Senior’s Interactive Toy Design May Aid Children with Autism

Author: Kate Garry

When Notre Dame senior Dan Jacobs signed up for an elective while studying in London last year, he wasn’t expecting that his course selection—seemingly unrelated to his industrial design major—would spark the idea for his B.F.A. thesis project, or potentially help thousands of children.

Called the “Riverside Program,” the course involved working with children with developmental disabilities.

“I wasn’t actively looking for a project,” says Jacobs, a student in the College of Arts and Letters. “I took the class because developmental disabilities is a topic I didn’t know much about, and I saw a challenge.”

The challenge Jacobs anticipated became more acute as he was struck by the reality that most of the toys the children played with were repurposed toys designed for mainstream students that didn’t cater to the needs of those with disabilities.

Dan Jacobs and his senior thesis project

“I met with the teachers and therapists and talked to them about specialty toys,” Jacobs says. “While there is a specialty toy market, there is a communication and social relationship between the child and the toy—I wanted to bridge the gap and develop a toy that requires cooperative play between two people. One of the biggest questions I needed to ask is ‘What would prevent a child with autism from taking this toy in the corner by himself?’”

Thanks in part to an Undergraduate Research Opportunity Program (UROP) grant from the University’s Institute for Scholarship in the Liberal Arts, Jacobs created a toy called “Hands On.” It resembles a pair of ordinary gloves, which can be used in several modes, each producing an electronic effect when activated in certain ways. “Hands On” only functions when played with in cooperation with another person.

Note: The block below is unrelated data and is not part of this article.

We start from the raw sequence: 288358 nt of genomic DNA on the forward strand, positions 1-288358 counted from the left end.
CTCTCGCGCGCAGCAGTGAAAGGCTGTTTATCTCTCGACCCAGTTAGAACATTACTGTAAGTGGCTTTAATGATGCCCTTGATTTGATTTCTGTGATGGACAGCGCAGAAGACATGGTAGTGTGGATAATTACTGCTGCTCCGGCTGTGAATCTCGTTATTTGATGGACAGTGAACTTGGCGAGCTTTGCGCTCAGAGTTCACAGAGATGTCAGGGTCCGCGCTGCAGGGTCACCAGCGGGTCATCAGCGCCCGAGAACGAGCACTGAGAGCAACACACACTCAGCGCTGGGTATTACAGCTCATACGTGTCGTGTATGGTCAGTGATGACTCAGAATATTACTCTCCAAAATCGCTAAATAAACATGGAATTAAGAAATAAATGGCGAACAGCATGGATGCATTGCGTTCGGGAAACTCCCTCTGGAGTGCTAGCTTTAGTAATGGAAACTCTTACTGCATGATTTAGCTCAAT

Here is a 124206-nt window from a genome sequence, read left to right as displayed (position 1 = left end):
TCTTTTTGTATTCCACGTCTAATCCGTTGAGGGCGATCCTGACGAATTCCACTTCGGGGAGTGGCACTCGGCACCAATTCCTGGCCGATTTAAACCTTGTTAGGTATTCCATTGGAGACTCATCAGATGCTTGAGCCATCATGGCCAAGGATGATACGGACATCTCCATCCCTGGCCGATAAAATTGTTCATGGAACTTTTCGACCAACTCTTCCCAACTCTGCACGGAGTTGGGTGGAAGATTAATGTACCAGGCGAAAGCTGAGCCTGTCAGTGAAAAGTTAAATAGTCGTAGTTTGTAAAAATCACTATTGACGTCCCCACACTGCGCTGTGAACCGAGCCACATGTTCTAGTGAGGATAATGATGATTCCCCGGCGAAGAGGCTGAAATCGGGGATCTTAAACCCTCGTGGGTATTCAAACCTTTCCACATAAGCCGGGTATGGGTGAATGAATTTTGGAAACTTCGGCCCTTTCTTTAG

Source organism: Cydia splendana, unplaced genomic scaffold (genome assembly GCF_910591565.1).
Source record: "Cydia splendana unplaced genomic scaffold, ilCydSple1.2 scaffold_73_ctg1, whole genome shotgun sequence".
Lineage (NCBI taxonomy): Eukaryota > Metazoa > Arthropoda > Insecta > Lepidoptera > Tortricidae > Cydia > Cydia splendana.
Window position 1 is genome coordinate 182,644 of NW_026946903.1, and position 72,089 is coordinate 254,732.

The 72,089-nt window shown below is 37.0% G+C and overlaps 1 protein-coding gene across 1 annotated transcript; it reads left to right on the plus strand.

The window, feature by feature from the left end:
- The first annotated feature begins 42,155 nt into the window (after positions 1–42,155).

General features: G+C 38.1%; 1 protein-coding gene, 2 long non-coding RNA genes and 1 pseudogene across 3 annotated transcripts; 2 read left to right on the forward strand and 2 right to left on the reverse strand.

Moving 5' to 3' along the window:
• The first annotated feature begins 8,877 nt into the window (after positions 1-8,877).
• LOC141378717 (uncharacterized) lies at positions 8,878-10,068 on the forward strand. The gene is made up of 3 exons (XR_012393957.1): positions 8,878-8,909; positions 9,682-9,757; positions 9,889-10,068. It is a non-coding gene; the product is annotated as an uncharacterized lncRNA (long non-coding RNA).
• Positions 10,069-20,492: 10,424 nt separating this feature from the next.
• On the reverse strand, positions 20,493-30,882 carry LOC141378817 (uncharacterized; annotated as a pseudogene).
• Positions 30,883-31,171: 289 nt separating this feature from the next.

The creative mode allows two children to each wear one of the gloves and try to produce sounds or activate lights when they align them in certain ways with each other. The game-play mode is prompt-based and requires the children to work together following common prompts, like bringing corresponding fingers together or moving them in a particular way. The therapy mode allows the unit to be manually controlled by the parent or therapist using a computing device to cater to the specific needs or areas of interest to the child.

“Creating a toy for children with autism made the most sense because socialization and communication are such big issues,” Jacobs says. “‘Hands On’ can improve their social skills, communication abilities and restricted behaviors.”

Integrating several fields—design, psychology, electrical engineering, video, graphic design, and computer programming, developing “Hands On” was especially gratifying for Jacobs.

“Originally, I was an FTT and design double major, and this project gave me the opportunity to utilize a broad skill set.”

Jacobs hopes to eventually patent “Hands On” and bring the product to market. In the meantime, he’s weighing options for his immediate future—which include graduate school, pursuing the project through Notre Dame’s Innovation Park, or possibly a career in the consulting side of product design.

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